Sometimes orders had to be split in order to ensure some supply, he said.

An aged care nurse who has worked in the same home for 18 years and attended Tuesday’s protest told The Guardian she works night shift and cares for 40 residents on her own.

“Our residents are getting sub-standard care, you can not physically look after 40 people by yourself,” she said. 

“Mr Morrison, do I go to Mr Smith who is in pain, or Mrs Jones who is on the floor, or John who has got behaviour problems and is intruding into other peoples rooms?” she asked.

“I have floor alarms going and buzzers going. What would you like me to do?

“Somebody – speak up for the elderly.”

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  1. Shame on Australia for neglecting the elderly and infirmed after a lifetime of graft for their families and country.

    Support the aged niw.

  2. The Royal Commission was a joke. Have they listened to anything. I know of a facility that failed all but one of the outcomes and they were still given accreditation. What is one to make of that

  3. In amongst all of the articles I have read about the current crisis, it seems to me that there has been little recognition that the industry itself has contributed to the problems that exist. There are multiple aged care providers, in New South Wales, that have over the last ten years become focused upon, and driven by money, not care. Those very organisations have gone from being providers of reasonable quality care to being awful, and in fact being sanctioned. Their failure to have operationally, and clinically focused executive staff has lead to a demonstrable decrease in the quality of care provided. This has then flowed on to decreased occupancy, and obviously decreased financial performance, which then spirals into cost cutting measures which further impact upon care. The end point is the crisis we see now playing out. An increase in funding, be it from government or the users, will not of itself resolve the crisis. For some providers it will just go to their bottom line.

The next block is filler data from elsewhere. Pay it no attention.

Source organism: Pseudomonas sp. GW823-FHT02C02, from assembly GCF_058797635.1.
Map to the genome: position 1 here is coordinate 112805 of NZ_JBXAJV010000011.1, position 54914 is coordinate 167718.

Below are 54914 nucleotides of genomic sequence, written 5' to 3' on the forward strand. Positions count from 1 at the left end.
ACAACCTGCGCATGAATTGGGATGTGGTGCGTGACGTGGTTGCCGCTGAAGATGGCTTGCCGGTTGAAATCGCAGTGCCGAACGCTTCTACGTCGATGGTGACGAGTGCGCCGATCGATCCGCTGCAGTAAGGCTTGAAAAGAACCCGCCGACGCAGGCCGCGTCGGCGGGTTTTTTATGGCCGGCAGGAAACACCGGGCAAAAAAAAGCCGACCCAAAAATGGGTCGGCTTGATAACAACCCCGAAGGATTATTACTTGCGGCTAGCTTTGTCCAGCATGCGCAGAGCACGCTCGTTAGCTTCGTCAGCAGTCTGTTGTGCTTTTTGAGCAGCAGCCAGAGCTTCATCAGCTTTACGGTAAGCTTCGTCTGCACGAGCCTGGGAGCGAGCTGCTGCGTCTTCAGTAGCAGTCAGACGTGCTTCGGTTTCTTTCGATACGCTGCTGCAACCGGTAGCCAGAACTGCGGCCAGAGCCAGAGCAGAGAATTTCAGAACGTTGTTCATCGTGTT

4. While minimum staff levels are not mandated ( apart from Victoria ) & the handing over to Private sector ( to make money ) this appalling situation will continue. I spent 6 1/2 years caring for elderly mother in a privately run nursing home. I had to be there 4-7 days a week to to provide adequate care ( as a Reg Nurse ) I knew what was missing. I knew the owner when short staffed never called Agency staff particularly on weekends as he would not pay agency rates. I wrote a submission with much detail, dates etc to no avail as the Royal Commission, once again a talk feast of well qualified & experienced people offering ways to change the system . . .it is obvious & as been for years come to nothing. Aged Care has needed much over the years that has been ignored & COVID only showed how bad it really is.

  5. We need more carers, support workers and nurses in aged care asap but the government doesn’t seem to care,

    No great incentives, wage increases etc.

    It’s concerning for the aging population, sorry not sorry Scomo the government should of seen this coming along time ago,

    Maybe with the reforms with CHSP and Home care packages next June/July 2023 something will begin to happen?

    The elderly and their families need to get out and protest! That’s the reality!!